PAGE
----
Prior Programming Experience of Undergraduate Computing and Engineering Students in Ireland
Historically programming has not been a subject studied at second level in Ireland, and degree programs in Irish third-level institutions have assumed students have no prior experience when approaching the teaching of programming. It has become apparent that increasing numbers of students arriving into undergraduate computing and engineering degree programs in Irish third-level institutions have previous exposure to computer programming, and the situation regarding the teaching of programming in the Irish school system is currently changing. This entry describes the current state of programming experience of Irish undergraduate students on entry to third level, exploring its sources and impact and presenting some comparative international context.
Irish School System
What follows is a brief overview of the structure of the Irish school system in order to provide a context for the...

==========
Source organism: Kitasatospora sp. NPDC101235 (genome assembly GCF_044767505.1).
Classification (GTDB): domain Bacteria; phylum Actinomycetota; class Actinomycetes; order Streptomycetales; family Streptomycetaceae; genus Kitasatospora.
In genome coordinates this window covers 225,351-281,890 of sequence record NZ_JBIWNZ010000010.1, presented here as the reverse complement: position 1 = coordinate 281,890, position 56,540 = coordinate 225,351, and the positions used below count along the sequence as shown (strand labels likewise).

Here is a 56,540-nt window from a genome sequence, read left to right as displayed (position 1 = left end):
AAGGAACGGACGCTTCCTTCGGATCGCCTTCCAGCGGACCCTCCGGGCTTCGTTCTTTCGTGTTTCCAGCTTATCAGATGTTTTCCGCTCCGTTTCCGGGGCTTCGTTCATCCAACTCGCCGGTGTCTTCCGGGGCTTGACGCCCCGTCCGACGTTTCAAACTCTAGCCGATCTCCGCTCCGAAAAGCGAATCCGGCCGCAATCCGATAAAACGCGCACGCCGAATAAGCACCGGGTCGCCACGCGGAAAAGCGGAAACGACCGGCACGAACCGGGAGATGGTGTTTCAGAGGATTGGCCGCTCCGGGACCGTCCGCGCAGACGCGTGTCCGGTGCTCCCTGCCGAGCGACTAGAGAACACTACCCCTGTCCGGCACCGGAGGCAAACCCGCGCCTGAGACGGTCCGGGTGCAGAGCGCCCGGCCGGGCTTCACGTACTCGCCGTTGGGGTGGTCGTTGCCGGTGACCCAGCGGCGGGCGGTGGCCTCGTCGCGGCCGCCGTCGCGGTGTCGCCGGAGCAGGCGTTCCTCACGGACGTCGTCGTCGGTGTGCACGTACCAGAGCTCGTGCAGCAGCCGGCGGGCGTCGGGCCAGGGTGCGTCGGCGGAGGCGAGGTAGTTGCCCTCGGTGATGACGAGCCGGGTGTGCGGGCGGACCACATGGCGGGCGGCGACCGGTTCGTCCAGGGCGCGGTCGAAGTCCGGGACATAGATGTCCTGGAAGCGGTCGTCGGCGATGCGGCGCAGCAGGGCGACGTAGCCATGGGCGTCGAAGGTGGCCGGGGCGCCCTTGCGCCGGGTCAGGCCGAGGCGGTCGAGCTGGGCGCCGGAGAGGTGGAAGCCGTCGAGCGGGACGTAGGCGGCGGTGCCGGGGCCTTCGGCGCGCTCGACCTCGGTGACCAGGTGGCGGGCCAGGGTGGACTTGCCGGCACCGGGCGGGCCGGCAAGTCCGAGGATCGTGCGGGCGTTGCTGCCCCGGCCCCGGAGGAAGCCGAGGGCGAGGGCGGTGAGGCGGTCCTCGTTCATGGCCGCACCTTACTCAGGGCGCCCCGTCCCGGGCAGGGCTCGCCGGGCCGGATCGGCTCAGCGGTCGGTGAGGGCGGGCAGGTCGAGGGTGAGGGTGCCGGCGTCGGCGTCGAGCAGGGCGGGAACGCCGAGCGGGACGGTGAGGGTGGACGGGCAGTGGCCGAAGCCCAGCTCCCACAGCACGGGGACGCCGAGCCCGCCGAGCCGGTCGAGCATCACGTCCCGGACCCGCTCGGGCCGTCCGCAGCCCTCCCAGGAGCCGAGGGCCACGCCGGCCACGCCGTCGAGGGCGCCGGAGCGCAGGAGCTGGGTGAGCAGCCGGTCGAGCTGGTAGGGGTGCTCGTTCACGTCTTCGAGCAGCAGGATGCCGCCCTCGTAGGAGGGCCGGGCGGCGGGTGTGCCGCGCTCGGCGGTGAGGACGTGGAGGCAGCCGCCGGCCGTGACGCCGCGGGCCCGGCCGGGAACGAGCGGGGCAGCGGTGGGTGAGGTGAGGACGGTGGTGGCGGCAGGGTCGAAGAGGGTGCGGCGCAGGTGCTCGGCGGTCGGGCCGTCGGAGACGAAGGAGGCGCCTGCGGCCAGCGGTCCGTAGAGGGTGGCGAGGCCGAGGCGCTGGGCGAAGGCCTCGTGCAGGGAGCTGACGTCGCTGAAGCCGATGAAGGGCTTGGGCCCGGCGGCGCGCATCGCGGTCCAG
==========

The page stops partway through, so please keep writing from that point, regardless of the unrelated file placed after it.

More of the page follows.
- Hagan D, Markham S (2000) Does it help to have some programming experience before beginning a computing degree program? In: Proceedings of the 5th annual SIGCSE/SIGCUE ITiCSE conference on innovation and technology in computer science education. ACM, New York, pp 25–28Google Scholar
- Kinnunen P, Marttila-Kontio M, Pesonen E (2013) Getting to know computer science freshmen. In: Proceedings of the 13th Koli Calling International Conference on Computing Education Research. ACM, New York, pp 59–66Google Scholar
- Macleod H, Paterson J (2012) A survey of undergraduate technology use and attitudes, Marc [Dataset]. University of Edinburgh. https://doi.org/10.7488/ds/97
- Madigan EM, Goodfellow M, Stone JA (2007) Gender, perceptions, and reality: technological literacy among first-year students. ACM, pp 410–414Google Scholar
- Pedroni M, Oriol M, Meyer B (2011) The prior experience of entering CS students. ETH, Department of Computer Science, ZurichGoogle Scholar
- Strong G, Higgins C, Bresnihan N, Millwood R (2017) A survey of the prior programming experience of undergraduate computing and engineering students in Ireland. In: Tatnall A, Webb M (eds) Tomorrow’s learning: involving everyone. Learning with and about technologies and computing. Springer International Publishing, Cham, pp 473–483CrossRefGoogle Scholar
- Wilson BC (2001) Contributing to success in an introductory computer science course: a study of twelve factors. ACM, Charlotte, pp 184–188Google Scholar